Putter handles generally differ from other golf clubs in that they are not round but have a generally flat surface on one side of the putter grip. The sleeve 3 of the pitch mark repairer 1 is shaped accordingly, as shown best in FIGS. 1B and 1D. The use of a shaped sleeve 3 and a retaining tab 11 allows the pitch mark repairer 1 to be firmly located and retained on the end of the putter shaft, with good resistance against rotational forces acting on the pitch mark repairer 1 in use.

A pitch mark repairer 101 according to a second embodiment of the present invention is shown in FIGS. 2A to 3D. The pitch mark repairer 101 comprises a sleeve 103 having a closed end 105 and an open end 107. Two prongs 109 extend from the closed end 105 of sleeve 103 substantially at right angles. A resilient retaining tab 111 a is formed within a window 116 a provided in top wall 113 a of the sleeve 103, the resilient tab 111 a having a fixed end merging with the top wall 113 a towards the closed end 105 of the sleeve 103 and a free end substantially level with the top wall 113 a towards the open end 107 of the sleeve 103. The resilient tab 111 a is shaped to curve inwardly to form a valley portion 114 a between the fixed and free ends, as can best be seen in FIGS. 3A and 3D. The free end of the tab 111 a presents an angled portion 115 a to an object being inserted into the open end 107 of the sleeve 103. With the sliding collar 117 in the position shown in the Figures, the free end of retaining tab 111 a sits naturally at substantially the same level as the top wall 113 a, as can best be seen in FIG. 3A, so that the entirety of the retaining tab 111 a is contained with the external profile defined generally by the sleeve 103.

A similar retaining tab 111 b is also formed in a bottom wall 113 b of the sleeve 103, so as to present two opposing retaining tabs 111 a, 111 b in the interior of the sleeve 103. A sliding collar 117 is also provided around the sleeve 103, slidable between a first position towards the closed end 105 of the sleeve 103, substantially covering the fixed end of the retaining tabs 111 a, 111 b, and a second position towards the open end 107 of the sleeve 103, substantially covering the free end of the retaining tabs 111 a, 111 b.

In use, with the sliding collar 117 in the first position, the handle of the putter is inserted into the open end 107 of the sleeve 103. Respective angled portions 115 a, 115 b of the tabs 111 a, 111 b present angled surfaces 115 a, 115 b to the putter handle being inserted into the sleeve 103, and contact between the putter handle and the angled surfaces 115 a, 115 b urges the resilient tabs 111 a, 111 b outward, towards and through respective windows 116 a and 116 b in the top and bottom walls 113 a, 113 b of the sleeve 103, making way for the putter handle is it moves inside the sleeve 103. Due to the resiliency of the tabs 111 a, 111 b, once the putter handle is fully inserted, the resilient tabs 111 a, 111 b will be urged to some extent against the putter handle, particularly the valley portions 114 a, 114 b thereof, which act like a pair of claws. Since the putter handle is typically surrounded by a grip made of rubber or a rubber-like material, this acts partly to retain the pitch mark repairer 101 on the putter handle at least to some extent during use.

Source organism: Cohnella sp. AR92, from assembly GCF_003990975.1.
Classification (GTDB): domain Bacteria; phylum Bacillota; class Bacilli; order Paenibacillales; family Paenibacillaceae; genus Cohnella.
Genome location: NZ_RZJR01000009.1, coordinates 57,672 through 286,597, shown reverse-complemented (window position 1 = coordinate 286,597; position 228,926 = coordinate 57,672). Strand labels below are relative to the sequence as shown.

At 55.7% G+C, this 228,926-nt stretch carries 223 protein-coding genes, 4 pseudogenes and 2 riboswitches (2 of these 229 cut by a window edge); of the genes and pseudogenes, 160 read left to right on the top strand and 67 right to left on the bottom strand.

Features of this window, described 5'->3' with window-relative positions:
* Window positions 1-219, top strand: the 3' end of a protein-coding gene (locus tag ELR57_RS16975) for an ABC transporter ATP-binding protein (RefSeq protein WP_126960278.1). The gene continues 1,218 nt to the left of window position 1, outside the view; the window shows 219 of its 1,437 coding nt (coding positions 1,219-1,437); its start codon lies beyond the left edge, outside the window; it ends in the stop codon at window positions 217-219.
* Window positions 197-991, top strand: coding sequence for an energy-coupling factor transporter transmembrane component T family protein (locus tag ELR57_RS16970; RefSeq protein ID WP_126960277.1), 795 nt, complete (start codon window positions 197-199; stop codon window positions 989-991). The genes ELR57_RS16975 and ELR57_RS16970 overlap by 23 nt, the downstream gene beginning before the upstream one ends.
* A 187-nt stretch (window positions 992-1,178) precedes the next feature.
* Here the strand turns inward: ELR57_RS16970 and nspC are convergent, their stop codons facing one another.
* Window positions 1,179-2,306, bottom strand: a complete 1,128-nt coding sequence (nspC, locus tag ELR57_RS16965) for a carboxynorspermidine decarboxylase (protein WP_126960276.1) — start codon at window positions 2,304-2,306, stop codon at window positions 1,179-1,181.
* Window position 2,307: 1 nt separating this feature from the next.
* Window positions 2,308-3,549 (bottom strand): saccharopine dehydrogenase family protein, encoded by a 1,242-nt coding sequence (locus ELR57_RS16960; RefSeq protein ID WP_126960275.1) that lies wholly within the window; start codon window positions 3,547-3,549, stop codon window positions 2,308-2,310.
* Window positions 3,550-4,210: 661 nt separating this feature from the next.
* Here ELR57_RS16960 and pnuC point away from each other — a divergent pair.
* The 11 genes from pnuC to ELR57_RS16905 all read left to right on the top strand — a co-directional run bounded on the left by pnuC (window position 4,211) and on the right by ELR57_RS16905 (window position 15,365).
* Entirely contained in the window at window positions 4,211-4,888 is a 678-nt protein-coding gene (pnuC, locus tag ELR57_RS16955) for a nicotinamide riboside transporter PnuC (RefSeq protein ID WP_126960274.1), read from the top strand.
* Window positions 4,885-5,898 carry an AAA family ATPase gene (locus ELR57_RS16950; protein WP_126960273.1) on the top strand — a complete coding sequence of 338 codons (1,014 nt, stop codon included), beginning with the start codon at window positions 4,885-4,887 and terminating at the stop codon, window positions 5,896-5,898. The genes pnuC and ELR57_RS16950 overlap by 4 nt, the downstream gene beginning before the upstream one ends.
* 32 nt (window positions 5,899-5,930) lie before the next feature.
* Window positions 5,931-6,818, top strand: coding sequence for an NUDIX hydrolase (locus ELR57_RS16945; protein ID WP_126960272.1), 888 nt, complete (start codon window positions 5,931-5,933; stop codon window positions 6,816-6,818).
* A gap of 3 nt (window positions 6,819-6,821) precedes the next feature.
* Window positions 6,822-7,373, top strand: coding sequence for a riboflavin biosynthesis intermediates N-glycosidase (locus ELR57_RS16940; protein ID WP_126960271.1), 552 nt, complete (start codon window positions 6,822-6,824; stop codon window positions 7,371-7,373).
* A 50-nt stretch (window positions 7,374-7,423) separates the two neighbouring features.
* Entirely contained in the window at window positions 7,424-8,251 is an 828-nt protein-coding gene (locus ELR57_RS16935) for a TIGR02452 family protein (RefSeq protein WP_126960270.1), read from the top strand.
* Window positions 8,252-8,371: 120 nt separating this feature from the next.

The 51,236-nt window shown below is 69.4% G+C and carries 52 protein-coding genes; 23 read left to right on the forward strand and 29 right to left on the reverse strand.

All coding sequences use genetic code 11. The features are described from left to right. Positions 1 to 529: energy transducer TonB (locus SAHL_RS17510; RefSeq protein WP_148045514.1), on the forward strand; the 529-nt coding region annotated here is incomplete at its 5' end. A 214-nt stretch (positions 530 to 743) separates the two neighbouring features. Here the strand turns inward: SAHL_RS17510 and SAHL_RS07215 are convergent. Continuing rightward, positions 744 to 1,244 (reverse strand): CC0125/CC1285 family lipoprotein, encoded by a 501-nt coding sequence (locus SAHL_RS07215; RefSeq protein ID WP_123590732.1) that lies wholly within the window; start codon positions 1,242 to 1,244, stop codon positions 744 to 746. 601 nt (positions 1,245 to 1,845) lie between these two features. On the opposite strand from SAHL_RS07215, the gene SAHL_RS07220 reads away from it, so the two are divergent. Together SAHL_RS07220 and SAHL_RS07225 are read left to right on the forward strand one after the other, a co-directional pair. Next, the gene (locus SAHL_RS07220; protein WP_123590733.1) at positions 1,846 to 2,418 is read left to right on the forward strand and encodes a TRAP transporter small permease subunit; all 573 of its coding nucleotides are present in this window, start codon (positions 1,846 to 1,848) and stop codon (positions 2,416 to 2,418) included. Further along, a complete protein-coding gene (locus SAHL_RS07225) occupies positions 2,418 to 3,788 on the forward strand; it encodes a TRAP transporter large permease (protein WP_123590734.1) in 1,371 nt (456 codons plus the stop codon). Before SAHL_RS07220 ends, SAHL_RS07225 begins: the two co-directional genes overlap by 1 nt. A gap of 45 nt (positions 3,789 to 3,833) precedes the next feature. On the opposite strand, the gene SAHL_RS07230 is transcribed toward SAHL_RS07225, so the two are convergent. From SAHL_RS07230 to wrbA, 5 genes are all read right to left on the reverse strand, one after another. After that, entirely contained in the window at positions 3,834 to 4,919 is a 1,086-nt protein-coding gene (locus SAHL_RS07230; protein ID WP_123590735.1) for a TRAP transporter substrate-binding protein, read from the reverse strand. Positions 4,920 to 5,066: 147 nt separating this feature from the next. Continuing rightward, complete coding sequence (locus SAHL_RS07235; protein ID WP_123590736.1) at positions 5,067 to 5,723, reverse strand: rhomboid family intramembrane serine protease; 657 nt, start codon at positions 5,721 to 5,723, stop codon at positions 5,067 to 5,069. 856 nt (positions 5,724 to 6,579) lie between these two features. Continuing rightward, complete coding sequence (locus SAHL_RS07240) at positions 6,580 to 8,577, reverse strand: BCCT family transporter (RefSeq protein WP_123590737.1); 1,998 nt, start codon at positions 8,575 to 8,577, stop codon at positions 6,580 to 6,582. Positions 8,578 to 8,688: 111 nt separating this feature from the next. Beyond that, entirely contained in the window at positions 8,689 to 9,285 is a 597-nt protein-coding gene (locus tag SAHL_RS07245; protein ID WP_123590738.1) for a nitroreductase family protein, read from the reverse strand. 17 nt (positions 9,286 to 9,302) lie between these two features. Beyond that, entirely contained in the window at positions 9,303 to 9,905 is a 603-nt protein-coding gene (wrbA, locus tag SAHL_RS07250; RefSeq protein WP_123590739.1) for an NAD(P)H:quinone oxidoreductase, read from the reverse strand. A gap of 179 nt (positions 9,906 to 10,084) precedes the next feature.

At this point, the sliding collar 117 can be engaged by sliding it along the sleeve 103 towards its open end 107 to the second position. Since at least the respective free ends of the resilient tabs 111 a and 111 b will be protruding through the respective windows 116 a and 116 b, the sliding of the collar 117 acts on the outer surface of the protruding parts of the tabs 111 a, 111 b to urge them, and in particular the valley portions 114 a, 14 b thereof, into tighter engagement with the putter handle, resulting in a stronger and more secure grip on the putter handle. With the sliding collar 117 engaged in this way, the pitch mark repairer 101 can be used more reliably to repair pitch marks.

In order to remove the pitch mark repairer 101 from the putter handle, the sliding collar 117 is slid back to the first position, releasing the tight grip of the resilient tabs 111 a, 111 b, and enabling the pitch mark repairer to be slid off the putter handle.

The prongs 109 are generally similar to those found on a conventional pitch mark repairer, and may be formed of metal or plastic, approximately 3 inches (7.6 cm) long.

Suitable dimensions of an example pitch mark repairer 101 are as follows, with the following letter references corresponding to those marked in the Figures; these values are mere examples and are not intended to be limiting:

A: 42 mm
B: 34 mm
C: 37.5 mm
D: 27 mm
E: 109 mm
F: 140 mm
G: 23 mm